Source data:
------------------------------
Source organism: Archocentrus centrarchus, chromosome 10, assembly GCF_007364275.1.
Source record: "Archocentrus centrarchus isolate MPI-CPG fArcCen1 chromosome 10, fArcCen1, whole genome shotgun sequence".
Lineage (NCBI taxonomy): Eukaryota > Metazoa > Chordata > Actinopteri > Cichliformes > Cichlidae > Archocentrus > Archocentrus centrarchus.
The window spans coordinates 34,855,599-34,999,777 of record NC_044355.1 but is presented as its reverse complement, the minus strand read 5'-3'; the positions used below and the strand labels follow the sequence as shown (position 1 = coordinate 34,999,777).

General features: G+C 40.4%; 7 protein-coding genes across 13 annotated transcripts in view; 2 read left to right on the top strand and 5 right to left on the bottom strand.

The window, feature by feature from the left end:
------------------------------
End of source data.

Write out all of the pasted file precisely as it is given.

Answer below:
Source organism: Archocentrus centrarchus, chromosome 10, assembly GCF_007364275.1.
Source record: "Archocentrus centrarchus isolate MPI-CPG fArcCen1 chromosome 10, fArcCen1, whole genome shotgun sequence".
Lineage (NCBI taxonomy): Eukaryota > Metazoa > Chordata > Actinopteri > Cichliformes > Cichlidae > Archocentrus > Archocentrus centrarchus.
The window spans coordinates 34,855,599-34,999,777 of record NC_044355.1 but is presented as its reverse complement, the minus strand read 5'-3'; the positions used below and the strand labels follow the sequence as shown (position 1 = coordinate 34,999,777).

General features: G+C 40.4%; 7 protein-coding genes across 13 annotated transcripts in view; 2 read left to right on the top strand and 5 right to left on the bottom strand.

The window, feature by feature from the left end: